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Article VI, Maine Constitution

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Maine Constitution
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Preamble
Articles
IIIIIIIV-IIV-IIIV-IIIV-IV-IIV-IIIVIVIIVIII-IVIII-IIIXX
Article VI of the Maine Constitution is entitled Judicial Power and consists of six sections.

Section 1

Text of Section 1:

Courts

The judicial power of this State shall be vested in a Supreme Judicial Court, and such other courts as the Legislature shall from time to time establish.[1]

Section 2

Text of Section 2:

Compensation

The Justices of the Supreme Judicial Court and the Judges of other courts shall, at stated times receive a compensation, which shall not be diminished during their continuance in office; but they shall receive no other fee or reward for their services as Justices or Judges.[1]

Section 3

Text of Section 3:

To Give Opinion When Required by Governor or Either Branch of the Legislature

The Justices of the Supreme Judicial Court shall be obliged to give their opinion upon important questions of law, and upon solemn occasions, when required by the Governor, Senate or House of Representatives.[1]

Section 4

Text of Section 4:

Tenure of Judicial Officers; 6-month Holdover Period

All judicial officers appointed by the Governor shall hold their offices for the term of 7 years from the time of their respective appointments (unless sooner removed by impeachment or by address of both branches of the Legislature to the executive, provided further that justices of the peace may be removed from office in such manner as the Legislature may provide); provided, however, that a judicial officer whose term of office has expired or who has reached mandatory retirement age, as provided by statute, may continue to hold office until the expiration of an additional period not to exceed 6 months or until the successor to the judicial officer is appointed, whichever occurs first in time.[1]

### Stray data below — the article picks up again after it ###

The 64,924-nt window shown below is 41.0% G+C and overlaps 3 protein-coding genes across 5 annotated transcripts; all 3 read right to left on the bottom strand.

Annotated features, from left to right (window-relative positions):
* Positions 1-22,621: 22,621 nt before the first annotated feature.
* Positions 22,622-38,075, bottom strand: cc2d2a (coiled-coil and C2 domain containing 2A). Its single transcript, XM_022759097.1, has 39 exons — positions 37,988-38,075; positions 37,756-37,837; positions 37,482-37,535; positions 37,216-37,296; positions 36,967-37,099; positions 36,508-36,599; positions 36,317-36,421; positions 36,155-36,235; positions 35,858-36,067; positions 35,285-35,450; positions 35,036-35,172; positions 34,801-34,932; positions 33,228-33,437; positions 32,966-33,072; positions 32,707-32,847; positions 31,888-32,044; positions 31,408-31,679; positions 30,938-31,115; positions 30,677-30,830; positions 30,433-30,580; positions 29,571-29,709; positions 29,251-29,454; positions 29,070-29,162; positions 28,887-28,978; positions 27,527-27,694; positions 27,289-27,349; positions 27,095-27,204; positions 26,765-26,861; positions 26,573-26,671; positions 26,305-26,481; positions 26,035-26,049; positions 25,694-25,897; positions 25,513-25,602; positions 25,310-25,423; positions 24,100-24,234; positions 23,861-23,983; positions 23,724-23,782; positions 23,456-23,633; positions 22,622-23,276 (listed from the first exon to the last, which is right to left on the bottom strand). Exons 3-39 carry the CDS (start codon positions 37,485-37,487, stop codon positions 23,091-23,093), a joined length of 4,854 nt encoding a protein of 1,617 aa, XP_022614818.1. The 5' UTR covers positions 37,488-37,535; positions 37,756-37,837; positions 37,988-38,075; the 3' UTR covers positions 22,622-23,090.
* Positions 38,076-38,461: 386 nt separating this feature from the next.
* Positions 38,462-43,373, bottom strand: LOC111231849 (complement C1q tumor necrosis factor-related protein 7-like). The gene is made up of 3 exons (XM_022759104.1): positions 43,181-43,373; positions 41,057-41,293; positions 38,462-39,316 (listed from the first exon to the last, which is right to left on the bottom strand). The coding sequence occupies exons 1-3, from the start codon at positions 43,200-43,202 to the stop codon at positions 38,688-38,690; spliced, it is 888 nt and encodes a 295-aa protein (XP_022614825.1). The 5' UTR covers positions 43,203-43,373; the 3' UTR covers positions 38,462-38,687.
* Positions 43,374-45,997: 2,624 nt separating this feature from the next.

Amendments

Section 5

Text of Section 5:

Limitation on Holding Other Office

No Justice of the Supreme Judicial Court or any other court shall hold office under the United States or any other state, nor under this State, except as justice of the peace or as member of the Judicial Council.[1]

Section 6

Text of Section 6:

Judges and Registers of Probate, Election and Tenure; Vacancies

Judges and registers of probate shall be elected by the people of their respective counties, by a plurality of the votes given in, at the biennial election on the Tuesday following the first Monday of November, and shall hold their offices for 4 years, commencing on the first day of January next after their election. Vacancies occurring in said offices by death, resignation or otherwise, shall be filled by election in manner aforesaid at the November election, next after their occurrence; and in the meantime, the Governor may fill said vacancies by appointment, and the persons so appointed shall hold their offices until the first day of January next after the election aforesaid.[1]

Note: Section 6 of Article VI has been repealed by Amendment which by virtue of Chapter 77 of the Resolves of the One Hundred and Third Legislature, 1967 "shall become effective at such time as the Legislature by proper enactment shall establish a different Probate Court system with full-time judges."

See also

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External links

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